The urgent and significant need to reduce sulfur content in fossil fuels, to almost zero levels, is driven both by mandatory environmental fuel regulations and the stringent tolerance required for their use in fuel cell applications. During the last decade, a lot of scientific effort has been devoted to developing new technologies, which either stand-alone or in combination with the traditional Hydrodesulfurization process HDS, will effectively remove sulfur compounds in transportation fuels. Among the above processes the removal of sulfur compounds using selective adsorption at ambient or mild conditions represents one of the most promising and attractive methods for local stand-alone desulfurization, because it represents a compact, easy-to-handle, economical, and potentially regenerable process. Desulfurization by adsorption is based on the ability of a solid sorbent to selectively adsorb organo-sulfur compounds. Materials containing one or a combination of transition metals are usually used for the selective adsorption of sulfur compounds. The development of zeolite based adsorbents with high sorption capacity, selectivity and regenerability is the focus of our research.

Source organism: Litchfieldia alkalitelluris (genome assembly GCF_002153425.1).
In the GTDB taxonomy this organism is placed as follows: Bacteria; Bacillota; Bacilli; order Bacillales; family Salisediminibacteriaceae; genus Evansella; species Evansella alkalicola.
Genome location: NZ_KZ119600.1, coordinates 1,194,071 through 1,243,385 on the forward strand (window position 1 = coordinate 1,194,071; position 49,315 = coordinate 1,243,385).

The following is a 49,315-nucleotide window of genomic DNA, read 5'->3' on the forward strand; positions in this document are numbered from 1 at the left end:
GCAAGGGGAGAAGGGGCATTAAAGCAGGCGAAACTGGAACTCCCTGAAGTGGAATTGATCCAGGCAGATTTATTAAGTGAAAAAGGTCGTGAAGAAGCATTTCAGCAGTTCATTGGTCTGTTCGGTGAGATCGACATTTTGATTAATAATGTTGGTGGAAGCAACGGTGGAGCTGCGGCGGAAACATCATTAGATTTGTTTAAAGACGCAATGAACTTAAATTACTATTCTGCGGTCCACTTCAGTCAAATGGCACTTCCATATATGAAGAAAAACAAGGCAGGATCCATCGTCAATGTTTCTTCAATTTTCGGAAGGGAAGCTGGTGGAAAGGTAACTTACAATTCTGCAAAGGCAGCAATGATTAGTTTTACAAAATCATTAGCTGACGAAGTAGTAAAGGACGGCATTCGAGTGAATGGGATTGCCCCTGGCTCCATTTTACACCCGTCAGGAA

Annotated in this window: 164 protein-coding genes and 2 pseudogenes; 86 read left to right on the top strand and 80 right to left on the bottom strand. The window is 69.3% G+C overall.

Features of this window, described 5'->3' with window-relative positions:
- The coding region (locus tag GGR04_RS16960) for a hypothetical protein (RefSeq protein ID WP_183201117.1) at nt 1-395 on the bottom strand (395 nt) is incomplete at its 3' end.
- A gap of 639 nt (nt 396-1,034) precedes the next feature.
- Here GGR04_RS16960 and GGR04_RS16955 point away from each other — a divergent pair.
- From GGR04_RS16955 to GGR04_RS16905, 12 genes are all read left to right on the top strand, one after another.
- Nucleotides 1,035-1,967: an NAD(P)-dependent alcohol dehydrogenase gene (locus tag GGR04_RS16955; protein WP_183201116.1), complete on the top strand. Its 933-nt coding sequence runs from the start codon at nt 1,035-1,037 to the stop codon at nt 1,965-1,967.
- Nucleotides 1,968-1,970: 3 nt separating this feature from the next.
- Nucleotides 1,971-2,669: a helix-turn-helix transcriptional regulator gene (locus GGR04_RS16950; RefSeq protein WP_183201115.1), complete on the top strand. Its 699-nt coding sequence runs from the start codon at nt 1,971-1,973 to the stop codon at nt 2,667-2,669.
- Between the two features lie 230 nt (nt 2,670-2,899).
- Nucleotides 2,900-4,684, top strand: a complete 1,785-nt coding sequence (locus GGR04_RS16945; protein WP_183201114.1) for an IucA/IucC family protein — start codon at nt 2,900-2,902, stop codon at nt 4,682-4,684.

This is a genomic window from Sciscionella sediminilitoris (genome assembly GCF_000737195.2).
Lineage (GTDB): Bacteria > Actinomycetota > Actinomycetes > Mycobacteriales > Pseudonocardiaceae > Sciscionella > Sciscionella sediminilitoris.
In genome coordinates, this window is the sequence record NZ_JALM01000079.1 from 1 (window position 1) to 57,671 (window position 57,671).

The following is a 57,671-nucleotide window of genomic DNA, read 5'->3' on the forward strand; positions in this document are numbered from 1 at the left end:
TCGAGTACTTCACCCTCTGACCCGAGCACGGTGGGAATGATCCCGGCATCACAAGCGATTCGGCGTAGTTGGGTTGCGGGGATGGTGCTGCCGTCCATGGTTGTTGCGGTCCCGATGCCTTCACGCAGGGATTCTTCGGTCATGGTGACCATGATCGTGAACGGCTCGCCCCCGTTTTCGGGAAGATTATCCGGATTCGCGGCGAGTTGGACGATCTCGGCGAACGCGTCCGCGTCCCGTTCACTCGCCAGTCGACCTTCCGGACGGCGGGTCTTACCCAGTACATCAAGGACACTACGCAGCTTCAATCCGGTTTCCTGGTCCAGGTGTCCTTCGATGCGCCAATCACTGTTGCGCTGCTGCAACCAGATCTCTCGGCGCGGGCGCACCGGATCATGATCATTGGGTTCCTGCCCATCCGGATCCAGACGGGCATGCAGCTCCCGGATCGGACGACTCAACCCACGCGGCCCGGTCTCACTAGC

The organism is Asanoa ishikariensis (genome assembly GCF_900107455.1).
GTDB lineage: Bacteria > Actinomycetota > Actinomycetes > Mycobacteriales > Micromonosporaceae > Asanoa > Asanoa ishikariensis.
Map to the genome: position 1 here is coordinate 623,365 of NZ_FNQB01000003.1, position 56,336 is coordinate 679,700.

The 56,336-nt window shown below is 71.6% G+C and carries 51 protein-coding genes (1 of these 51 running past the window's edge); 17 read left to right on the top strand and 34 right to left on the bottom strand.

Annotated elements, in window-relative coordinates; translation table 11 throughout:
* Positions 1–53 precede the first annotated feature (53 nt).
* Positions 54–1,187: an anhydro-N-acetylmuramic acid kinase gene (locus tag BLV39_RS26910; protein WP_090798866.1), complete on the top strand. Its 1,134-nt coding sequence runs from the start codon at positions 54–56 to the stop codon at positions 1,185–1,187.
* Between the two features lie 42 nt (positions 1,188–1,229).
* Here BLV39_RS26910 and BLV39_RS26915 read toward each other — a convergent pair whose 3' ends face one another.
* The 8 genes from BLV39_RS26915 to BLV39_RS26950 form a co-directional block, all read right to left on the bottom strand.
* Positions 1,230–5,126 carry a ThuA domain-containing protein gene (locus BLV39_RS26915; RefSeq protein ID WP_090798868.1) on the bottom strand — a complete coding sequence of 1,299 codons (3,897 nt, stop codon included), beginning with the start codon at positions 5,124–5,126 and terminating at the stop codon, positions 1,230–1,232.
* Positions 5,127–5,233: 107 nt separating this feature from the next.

Lately we have developed in our lab mesoporous Y zeolites which show a tremendous increase in the adsorption of refractory sulfur compounds, such as dibenzothiophenes. Our research is funded by the ACS / Petroleum Research Foundations (PRF+ 55900-DN15)